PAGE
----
Holiday Travel Precautions


Holiday Travel Precautions

15 December 2014 Consulates & Int'l Alliances 2

United States Mission in Mexico

Security Message for U.S. Citizens: Holiday Travel Precautions

The lone wolf attack in Sydney, Australia on December 15, 2014, resulting in the deaths of two hostages, is a reminder that U.S. citizens should be extra cautious, maintain a very high level of vigilance, and take appropriate steps to enhance their personal security.
This Travel Alert expires on March 19, 2015.

An analysis of past attacks and threat reporting strongly suggests a focus by terrorists not only on the targeting of U.S. government facilities but also on hotels, shopping areas, places of worship, and schools, among other targets, during or coinciding with this holiday period. ­U.S. citizens abroad should be mindful that terrorist groups and those inspired by them can pose unpredictable threats in public venues. U.S. citizens should remain alert to local conditions and for signs of danger.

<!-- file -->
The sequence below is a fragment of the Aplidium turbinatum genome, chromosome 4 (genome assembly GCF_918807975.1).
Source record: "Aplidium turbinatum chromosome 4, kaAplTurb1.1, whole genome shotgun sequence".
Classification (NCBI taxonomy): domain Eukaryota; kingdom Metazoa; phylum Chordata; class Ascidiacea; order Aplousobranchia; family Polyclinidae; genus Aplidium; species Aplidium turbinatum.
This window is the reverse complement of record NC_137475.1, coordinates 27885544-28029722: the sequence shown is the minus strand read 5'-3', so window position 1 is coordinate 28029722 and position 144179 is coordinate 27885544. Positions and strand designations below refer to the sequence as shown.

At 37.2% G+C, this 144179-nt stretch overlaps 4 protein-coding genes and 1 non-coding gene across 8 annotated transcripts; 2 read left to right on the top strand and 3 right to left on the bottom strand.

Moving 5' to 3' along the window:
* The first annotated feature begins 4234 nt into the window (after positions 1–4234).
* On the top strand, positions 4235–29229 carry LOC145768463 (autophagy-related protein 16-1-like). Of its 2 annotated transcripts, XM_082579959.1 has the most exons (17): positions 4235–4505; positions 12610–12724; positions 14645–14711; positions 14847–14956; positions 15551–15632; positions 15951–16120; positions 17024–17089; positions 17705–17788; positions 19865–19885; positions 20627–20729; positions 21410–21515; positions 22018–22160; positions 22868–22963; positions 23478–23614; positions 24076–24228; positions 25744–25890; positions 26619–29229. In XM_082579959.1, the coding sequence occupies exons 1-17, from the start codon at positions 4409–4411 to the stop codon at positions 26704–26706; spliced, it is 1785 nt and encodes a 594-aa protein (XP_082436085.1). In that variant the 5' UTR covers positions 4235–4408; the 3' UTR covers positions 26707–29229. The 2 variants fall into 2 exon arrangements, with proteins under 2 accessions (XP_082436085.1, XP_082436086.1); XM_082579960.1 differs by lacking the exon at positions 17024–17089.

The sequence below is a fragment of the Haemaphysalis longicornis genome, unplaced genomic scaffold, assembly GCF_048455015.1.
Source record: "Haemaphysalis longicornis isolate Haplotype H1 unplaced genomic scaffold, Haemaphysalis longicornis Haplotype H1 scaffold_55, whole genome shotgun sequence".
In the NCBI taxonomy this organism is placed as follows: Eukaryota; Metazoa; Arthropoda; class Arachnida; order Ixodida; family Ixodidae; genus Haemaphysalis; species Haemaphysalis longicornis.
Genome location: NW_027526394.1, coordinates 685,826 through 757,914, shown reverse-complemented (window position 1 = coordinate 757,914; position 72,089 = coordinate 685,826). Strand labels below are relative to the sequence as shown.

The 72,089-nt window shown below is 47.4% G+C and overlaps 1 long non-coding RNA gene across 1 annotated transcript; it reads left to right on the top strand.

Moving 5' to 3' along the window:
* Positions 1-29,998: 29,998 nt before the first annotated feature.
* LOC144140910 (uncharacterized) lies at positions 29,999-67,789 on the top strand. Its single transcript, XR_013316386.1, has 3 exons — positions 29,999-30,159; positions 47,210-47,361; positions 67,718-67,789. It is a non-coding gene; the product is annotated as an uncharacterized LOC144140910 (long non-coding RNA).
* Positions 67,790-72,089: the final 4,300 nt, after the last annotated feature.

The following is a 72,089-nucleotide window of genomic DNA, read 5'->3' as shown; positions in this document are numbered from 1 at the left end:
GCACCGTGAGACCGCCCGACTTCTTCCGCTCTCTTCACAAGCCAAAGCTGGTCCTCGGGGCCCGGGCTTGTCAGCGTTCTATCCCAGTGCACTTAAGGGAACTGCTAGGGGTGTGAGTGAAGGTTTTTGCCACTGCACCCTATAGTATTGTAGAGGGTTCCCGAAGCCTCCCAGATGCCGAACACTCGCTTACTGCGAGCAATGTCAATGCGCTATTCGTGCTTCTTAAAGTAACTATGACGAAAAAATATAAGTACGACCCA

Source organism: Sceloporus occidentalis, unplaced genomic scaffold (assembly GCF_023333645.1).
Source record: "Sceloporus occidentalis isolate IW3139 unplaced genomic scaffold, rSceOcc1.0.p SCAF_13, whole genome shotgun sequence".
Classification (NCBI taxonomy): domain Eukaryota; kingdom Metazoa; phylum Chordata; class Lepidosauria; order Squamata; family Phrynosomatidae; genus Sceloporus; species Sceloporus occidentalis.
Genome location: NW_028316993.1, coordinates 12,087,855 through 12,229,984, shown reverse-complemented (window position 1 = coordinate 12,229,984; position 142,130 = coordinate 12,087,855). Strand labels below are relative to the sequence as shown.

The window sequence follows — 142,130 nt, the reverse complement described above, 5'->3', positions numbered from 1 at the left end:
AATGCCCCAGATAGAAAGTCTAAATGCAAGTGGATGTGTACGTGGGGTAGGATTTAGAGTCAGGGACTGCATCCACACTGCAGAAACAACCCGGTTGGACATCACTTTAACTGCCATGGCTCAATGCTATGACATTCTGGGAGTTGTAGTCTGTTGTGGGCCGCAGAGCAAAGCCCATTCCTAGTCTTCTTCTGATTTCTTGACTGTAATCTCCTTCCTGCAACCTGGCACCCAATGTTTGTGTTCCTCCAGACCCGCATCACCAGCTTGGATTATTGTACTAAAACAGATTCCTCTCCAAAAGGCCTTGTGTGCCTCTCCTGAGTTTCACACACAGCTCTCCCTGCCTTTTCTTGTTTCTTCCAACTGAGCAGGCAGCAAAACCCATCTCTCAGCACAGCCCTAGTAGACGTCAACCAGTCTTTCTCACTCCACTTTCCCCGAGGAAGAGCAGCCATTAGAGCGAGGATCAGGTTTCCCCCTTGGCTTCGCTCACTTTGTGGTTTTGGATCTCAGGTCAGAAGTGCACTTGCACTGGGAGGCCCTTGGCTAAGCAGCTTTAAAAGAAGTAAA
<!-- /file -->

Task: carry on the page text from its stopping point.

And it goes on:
December 12, 2014
With the approaching holiday season, the U.S. Embassy and Consulates in Mexico are receiving increasing reports of highway robberies and carjackings on popular transit routes into the interior of Mexico, including on toll roads (“cuotas”). Criminals are very aware that many travelers coming from the United States at this time of year are carrying gifts, often expensive electronic items and jewelry. The criminals monitor the highways to identify potential targets, and appear to be targeting individuals displaying valuable items or driving vehicles they believe likely to contain these items, including vehicles with U.S. license plates. Most criminal activity occurs after dark, currently between 6:00 P.M. and sunrise.